Kudos to the Roundabout team for reviving Simon Gray’s The Common Pursuit, last presented in New York in 1986 at the Promenade Theatre. This show has never had a formal Broadway presentation. With a stellar cast, this show could easily have a successful Broadway run. It is eloquent, very nicely written, and actually has interesting insights and ideas about people’s ideals and aspirations.
Set at Cambridge and in Holburn, England over a span of 20 years, it brings together six college students: Stuart Thorne (Josh Cooke) and Marigold Watson (Kristen Bush), the lovers and the founding members of a new literary magazine, The Common Pursuit, for which Stuart is also the editor; Martin Musgrove (Jacob Fishel), the shy, awkward block with the money; Humphrey Taylor (Tim McGeever), an elitist poet; Nick Finchling (Lucas Near-Verbrugghe), the chain-smoking poser; and Peter Whetworth (Kieran Campion), the successful, womanizing, pedestrian poet and hack writer
As expected, it probes into the lives of these same six people over the 20-year period at different intervals in their lives. Stuart keeps struggling to keep The Common Pursuit running; Martin keeps pouring money into it (due to his love for Stuart and Marigold); Humphrey, Nick, and Peter are still contributing pieces to it. The uniqueness of the play is the playwright’s perceptions of his characters and how they evolve. They all mature in different ways, some more successfully than others. Their relationships change, their status changes but ultimately they retain their own essence. Very much as real life does; our lives evolve, each of us grows and we try to fulfill our ambitions, but our essence is ingrained in us.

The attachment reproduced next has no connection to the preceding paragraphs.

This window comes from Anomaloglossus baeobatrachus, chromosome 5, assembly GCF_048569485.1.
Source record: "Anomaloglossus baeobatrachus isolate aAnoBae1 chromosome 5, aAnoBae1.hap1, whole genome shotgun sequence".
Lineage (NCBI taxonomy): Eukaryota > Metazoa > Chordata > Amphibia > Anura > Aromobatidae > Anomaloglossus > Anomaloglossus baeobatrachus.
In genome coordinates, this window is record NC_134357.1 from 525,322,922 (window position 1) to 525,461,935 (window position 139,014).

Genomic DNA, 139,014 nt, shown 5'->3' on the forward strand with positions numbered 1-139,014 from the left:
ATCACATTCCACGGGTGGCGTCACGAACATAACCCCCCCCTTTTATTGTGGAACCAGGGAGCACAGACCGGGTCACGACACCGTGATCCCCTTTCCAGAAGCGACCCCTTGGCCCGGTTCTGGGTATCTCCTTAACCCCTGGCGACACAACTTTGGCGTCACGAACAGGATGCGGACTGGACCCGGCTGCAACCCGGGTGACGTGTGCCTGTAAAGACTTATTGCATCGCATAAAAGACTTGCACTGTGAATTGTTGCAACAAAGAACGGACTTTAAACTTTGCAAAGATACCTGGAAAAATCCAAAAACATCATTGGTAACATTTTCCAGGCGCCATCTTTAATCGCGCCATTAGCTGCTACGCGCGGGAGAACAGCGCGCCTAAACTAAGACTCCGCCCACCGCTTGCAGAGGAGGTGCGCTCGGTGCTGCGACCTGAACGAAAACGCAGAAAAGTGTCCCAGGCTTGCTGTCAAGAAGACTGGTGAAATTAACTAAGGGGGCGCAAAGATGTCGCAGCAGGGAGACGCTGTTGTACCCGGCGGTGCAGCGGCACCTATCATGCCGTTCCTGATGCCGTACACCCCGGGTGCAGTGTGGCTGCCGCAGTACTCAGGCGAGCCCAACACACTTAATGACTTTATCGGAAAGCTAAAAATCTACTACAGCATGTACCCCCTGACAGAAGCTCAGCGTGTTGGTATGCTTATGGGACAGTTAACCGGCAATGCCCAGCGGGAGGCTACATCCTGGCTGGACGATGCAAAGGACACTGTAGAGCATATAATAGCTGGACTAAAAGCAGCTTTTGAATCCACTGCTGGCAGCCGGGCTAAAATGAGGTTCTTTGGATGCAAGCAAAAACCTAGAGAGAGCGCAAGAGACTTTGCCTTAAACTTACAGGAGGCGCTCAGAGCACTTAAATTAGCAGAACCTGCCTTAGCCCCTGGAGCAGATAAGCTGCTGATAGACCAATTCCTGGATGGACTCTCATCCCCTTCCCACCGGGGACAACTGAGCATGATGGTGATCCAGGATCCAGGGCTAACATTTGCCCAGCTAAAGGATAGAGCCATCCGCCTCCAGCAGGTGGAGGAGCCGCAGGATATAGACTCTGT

Handsomely mounted and directed thanks to set designer Derek McLane and director, Moises Kaufman, they have captured the time, mood, and feel of the piece. However, the same cannot be said of all the performances. Most of the cast members struggle with the British accent, which is essential to any show set in the United Kingdom, and most of them do not have a grasp of the characters they are portraying. They say the line, but do not have an actual feel of these people.
There is, however, one true standout performance, and also one very good one. Tim McGeever, as Humphrey, the elitist poet, has a genuine feel and understanding of his character, is wonderful, and his contempt of the mediocre and banal is superb. Jacob Fishel as the tormented, rich orphan, Martin, delivers the good performance. His zeal in his eagerness and his awkwardness are touching. His love for the two people is genuine, a perfect blend of adolescence into maturity. Both Mr. McGeever and Mr. Fishel maintain the essence of their characters throughout the 20-year span.
I am glad to see The Roundabout offering a noteworthy production of this familiar but still well-constructed revival of such a delicate piece as The Common Pursuit.
Edited by Scott Harrah Published May 24, 2012 Reviewed at press performance on May 19, 2012